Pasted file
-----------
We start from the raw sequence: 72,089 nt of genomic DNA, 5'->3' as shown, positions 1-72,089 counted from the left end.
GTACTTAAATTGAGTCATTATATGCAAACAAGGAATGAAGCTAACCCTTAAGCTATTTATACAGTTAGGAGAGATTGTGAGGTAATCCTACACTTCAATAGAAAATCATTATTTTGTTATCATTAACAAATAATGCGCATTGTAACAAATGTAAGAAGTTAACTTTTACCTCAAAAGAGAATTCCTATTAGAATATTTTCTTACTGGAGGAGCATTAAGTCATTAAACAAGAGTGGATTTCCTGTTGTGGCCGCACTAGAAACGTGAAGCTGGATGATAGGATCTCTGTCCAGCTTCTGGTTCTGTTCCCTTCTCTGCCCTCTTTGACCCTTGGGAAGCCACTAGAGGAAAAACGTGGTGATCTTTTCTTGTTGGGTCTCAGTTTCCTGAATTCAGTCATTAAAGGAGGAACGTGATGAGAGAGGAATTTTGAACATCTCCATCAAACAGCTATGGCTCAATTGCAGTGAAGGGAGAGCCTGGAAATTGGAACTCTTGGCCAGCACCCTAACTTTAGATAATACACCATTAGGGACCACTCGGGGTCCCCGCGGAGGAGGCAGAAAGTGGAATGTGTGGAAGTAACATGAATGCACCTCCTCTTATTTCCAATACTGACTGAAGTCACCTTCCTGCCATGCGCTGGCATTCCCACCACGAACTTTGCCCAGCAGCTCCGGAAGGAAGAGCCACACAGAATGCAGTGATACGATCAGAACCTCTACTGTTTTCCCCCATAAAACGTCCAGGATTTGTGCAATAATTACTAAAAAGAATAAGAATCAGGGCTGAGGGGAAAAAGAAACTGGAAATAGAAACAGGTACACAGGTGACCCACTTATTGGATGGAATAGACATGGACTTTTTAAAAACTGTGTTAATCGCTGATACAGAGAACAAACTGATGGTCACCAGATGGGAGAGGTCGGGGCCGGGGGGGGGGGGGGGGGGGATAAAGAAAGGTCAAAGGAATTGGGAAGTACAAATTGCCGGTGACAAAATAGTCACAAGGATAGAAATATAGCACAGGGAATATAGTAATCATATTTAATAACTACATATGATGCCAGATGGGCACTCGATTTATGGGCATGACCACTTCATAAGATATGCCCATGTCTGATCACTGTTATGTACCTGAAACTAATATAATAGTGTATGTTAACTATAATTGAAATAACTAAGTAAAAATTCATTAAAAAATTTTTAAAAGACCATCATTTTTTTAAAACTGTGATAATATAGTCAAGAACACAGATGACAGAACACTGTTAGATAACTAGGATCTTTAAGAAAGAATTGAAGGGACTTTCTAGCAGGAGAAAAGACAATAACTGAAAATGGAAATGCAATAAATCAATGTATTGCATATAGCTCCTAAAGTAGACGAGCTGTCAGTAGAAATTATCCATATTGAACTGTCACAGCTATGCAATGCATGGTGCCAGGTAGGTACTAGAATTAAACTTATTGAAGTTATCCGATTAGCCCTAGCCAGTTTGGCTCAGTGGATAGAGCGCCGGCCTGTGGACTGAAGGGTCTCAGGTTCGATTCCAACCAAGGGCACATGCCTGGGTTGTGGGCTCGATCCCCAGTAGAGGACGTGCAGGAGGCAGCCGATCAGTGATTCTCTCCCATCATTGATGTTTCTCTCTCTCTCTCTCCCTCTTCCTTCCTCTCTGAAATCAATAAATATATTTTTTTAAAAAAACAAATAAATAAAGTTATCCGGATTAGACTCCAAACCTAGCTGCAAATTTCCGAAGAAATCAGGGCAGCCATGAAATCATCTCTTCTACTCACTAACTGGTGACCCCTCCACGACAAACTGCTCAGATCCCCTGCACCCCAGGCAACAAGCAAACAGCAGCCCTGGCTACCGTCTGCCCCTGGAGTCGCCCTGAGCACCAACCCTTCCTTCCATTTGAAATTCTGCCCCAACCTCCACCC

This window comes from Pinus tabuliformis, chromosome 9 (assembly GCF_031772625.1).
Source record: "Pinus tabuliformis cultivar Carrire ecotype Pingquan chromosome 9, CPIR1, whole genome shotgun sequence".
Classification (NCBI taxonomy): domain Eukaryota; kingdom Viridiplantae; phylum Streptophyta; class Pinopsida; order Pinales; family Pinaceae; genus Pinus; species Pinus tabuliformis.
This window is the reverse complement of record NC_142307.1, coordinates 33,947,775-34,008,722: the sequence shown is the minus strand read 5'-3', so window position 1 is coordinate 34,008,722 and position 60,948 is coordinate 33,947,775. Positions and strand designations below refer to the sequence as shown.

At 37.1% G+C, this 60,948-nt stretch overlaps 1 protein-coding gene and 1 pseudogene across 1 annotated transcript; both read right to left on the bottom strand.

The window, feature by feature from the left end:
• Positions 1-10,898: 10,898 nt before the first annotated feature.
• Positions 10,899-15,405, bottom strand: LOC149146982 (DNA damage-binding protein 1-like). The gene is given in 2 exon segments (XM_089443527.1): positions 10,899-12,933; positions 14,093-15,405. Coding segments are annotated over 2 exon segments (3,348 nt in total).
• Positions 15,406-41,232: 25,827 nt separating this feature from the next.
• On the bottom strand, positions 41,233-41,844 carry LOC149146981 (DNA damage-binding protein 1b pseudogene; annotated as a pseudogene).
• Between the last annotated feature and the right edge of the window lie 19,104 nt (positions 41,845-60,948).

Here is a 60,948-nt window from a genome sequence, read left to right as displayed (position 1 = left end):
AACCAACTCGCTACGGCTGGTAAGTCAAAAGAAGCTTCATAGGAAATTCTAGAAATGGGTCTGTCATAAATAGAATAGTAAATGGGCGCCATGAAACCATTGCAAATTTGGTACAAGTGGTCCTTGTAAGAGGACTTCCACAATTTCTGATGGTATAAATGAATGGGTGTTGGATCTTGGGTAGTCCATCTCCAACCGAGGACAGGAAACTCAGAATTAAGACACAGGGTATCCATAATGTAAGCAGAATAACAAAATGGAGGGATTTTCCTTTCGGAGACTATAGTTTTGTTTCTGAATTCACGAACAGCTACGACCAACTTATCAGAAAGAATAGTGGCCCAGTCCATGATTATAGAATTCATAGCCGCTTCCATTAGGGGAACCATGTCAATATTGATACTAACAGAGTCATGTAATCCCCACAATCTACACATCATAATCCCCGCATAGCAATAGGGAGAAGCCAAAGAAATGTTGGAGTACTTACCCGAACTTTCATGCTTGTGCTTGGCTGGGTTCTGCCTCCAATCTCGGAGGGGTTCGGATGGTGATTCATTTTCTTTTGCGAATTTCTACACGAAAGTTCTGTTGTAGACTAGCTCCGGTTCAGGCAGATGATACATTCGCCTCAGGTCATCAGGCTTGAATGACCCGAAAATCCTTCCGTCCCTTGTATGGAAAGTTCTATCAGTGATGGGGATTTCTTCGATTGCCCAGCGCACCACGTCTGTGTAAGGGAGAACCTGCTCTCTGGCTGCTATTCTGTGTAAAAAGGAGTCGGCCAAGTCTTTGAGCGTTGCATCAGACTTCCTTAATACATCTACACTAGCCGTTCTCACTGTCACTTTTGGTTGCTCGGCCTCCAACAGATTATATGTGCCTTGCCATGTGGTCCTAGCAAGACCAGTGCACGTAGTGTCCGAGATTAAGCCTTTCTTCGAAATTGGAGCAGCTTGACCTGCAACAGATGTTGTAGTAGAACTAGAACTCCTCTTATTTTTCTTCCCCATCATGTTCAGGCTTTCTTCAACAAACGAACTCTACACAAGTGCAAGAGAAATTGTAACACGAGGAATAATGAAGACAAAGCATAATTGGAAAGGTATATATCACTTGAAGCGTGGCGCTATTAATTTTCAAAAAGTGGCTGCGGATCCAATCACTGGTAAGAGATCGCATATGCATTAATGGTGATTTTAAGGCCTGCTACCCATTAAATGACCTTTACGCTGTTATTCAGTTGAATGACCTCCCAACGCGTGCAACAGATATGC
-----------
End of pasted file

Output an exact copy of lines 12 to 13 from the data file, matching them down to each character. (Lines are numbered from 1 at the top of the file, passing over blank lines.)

• On the bottom strand, positions 41,233-41,844 carry LOC149146981 (DNA damage-binding protein 1b pseudogene; annotated as a pseudogene).
• Between the last annotated feature and the right edge of the window lie 19,104 nt (positions 41,845-60,948).